Painted Palms - Forever (photo by Andy DeSantis)
Painted Palms - Forever (photo by Andy DeSantis)

Review: Painted Palms – ‘Forever’

After a couple of holiday romances in my mid-20’s it soon became clear that post-vacation long distance relationships always ended in somewhat of a whimper. A few keen phone-calls in the early days then became texts until even the eventual email trail dried up.

So, it’s with utter amazement I discovered that this excellent new Painted Palms album was written and created with cousins Reese Donohue and Christopher Prudhomme living a full 2000 miles apart. Although the pair grew up together in Lafayette, Louisiana, Donohue eventually moved to San Francisco, while Prudhomme stayed near New Orleans.

The electronic 60s pop formula used on album ‘Forever’ produces a collection of memorable chorus’s, stunning vocals and beautiful hooks that are mouth-wateringly delicious. There are multiple layers of instrumentation that were built up by Donohue sending a short, looping beat and Prudhomme replying with a vocal melody before continuing to bounce the track back and forth between them until it was complete. It’s certainly a unique way of making music and at no point do you become aware of the distance involved in the production of the album. It has a nice balance to it more and more importantly feels almost seem-less and certainly not fragmented.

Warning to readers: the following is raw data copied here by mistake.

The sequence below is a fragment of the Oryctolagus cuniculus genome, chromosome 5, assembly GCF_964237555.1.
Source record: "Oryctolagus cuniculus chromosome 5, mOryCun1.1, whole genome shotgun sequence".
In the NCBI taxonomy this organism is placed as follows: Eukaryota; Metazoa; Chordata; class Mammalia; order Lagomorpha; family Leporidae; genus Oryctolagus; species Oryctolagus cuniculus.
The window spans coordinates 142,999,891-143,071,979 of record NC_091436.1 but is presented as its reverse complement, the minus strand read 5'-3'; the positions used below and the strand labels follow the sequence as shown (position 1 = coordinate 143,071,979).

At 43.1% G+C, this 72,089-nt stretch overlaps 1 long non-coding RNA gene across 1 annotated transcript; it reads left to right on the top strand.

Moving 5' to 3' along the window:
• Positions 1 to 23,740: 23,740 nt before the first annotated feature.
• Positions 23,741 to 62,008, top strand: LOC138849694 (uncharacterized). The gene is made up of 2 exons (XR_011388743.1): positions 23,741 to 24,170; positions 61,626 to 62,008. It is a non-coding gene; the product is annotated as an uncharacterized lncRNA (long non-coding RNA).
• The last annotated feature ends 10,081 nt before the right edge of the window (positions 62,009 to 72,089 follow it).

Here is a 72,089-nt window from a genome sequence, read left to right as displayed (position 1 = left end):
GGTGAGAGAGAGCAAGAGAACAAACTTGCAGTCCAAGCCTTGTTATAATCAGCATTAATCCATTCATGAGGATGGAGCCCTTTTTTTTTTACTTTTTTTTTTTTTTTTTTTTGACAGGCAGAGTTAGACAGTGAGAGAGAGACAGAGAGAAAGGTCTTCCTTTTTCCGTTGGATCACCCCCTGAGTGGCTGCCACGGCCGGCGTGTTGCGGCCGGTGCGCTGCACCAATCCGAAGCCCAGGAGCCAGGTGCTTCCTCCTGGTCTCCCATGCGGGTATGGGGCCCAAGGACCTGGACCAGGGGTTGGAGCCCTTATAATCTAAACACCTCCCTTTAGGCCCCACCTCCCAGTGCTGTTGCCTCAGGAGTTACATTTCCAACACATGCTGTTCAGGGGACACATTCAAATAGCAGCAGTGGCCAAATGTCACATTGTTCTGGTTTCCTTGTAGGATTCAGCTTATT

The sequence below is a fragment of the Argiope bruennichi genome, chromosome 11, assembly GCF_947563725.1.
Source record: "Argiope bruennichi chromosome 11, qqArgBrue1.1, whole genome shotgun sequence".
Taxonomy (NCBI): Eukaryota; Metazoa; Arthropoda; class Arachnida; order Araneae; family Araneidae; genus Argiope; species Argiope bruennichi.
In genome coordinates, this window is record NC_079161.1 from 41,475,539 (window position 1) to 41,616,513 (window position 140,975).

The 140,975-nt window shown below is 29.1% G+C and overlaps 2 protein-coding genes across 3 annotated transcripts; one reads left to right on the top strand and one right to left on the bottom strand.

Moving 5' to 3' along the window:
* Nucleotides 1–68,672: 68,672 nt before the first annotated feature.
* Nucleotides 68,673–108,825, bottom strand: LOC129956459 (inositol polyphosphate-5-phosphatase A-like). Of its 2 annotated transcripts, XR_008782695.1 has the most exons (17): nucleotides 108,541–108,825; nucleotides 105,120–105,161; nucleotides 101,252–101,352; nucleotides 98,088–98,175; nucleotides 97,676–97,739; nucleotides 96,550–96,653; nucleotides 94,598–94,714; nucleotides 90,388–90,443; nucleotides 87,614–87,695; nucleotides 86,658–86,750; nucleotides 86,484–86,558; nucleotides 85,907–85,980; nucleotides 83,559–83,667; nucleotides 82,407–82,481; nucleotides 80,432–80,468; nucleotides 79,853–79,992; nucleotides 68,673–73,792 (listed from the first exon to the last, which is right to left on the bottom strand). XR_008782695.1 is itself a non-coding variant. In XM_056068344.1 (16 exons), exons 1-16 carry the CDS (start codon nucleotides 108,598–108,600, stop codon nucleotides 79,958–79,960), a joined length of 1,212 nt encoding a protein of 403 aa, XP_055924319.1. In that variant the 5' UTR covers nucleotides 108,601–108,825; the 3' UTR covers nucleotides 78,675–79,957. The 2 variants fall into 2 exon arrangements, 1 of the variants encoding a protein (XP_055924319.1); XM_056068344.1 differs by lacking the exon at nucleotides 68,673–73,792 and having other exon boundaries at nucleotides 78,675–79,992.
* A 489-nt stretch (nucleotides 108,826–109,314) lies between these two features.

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‘Sleepwalking’ has a real Beatles feel to it and cleverly uses multiple layers of vocals, but at the same time keeping the tune quite simple. ‘Here it comes’ again isn’t over-complicated. Its clever use of percussion (those wonderful Christmassy sleigh bells) and the beautiful keyboard work provide one of the stand-out tracks on the album. ‘Spinning Signs’ is the best here though. A real catchy electronic disco track, that has more of an early 80’s feel to it (rather than the 60’s atmosphere across the other tracks). There are elements of Heaven 17 in there but the sudden change of genre doesn’t upset the balance of the album.

‘Not Really There’ disappoints but the quality of the remainder of the album eclipses this. Almost every track, while sticking to that 60’s pop formula, offers something a little different and I’d certainly be interested to see if their ability to work at such distances produces the same results when they play live.

Don’t let this album slip under your radar.

Download: Here it Comes, Spinning Signs

Rating: 4 out of 5

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